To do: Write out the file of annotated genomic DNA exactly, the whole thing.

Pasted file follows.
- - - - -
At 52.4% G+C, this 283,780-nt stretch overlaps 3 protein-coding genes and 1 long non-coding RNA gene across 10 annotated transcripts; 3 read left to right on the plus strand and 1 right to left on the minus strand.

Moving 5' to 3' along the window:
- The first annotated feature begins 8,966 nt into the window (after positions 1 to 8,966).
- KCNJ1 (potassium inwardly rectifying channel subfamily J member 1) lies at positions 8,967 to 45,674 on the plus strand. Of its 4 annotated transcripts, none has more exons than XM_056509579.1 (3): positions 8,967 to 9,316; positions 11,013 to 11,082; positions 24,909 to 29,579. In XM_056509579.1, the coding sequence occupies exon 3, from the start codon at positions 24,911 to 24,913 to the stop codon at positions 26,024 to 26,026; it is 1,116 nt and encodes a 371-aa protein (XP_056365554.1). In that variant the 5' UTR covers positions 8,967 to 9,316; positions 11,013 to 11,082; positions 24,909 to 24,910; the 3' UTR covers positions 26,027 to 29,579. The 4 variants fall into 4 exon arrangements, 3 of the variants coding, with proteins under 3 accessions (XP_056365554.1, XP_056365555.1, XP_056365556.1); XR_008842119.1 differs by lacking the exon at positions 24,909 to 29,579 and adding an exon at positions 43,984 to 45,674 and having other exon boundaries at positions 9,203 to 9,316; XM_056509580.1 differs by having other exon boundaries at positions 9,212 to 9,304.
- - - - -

At 52.4% G+C, this 283,780-nt stretch overlaps 3 protein-coding genes and 1 long non-coding RNA gene across 10 annotated transcripts; 3 read left to right on the plus strand and 1 right to left on the minus strand.

Moving 5' to 3' along the window:
- The first annotated feature begins 8,966 nt into the window (after positions 1 to 8,966).
- KCNJ1 (potassium inwardly rectifying channel subfamily J member 1) lies at positions 8,967 to 45,674 on the plus strand. Of its 4 annotated transcripts, none has more exons than XM_056509579.1 (3): positions 8,967 to 9,316; positions 11,013 to 11,082; positions 24,909 to 29,579. In XM_056509579.1, the coding sequence occupies exon 3, from the start codon at positions 24,911 to 24,913 to the stop codon at positions 26,024 to 26,026; it is 1,116 nt and encodes a 371-aa protein (XP_056365554.1). In that variant the 5' UTR covers positions 8,967 to 9,316; positions 11,013 to 11,082; positions 24,909 to 24,910; the 3' UTR covers positions 26,027 to 29,579. The 4 variants fall into 4 exon arrangements, 3 of the variants coding, with proteins under 3 accessions (XP_056365554.1, XP_056365555.1, XP_056365556.1); XR_008842119.1 differs by lacking the exon at positions 24,909 to 29,579 and adding an exon at positions 43,984 to 45,674 and having other exon boundaries at positions 9,203 to 9,316; XM_056509580.1 differs by having other exon boundaries at positions 9,212 to 9,304.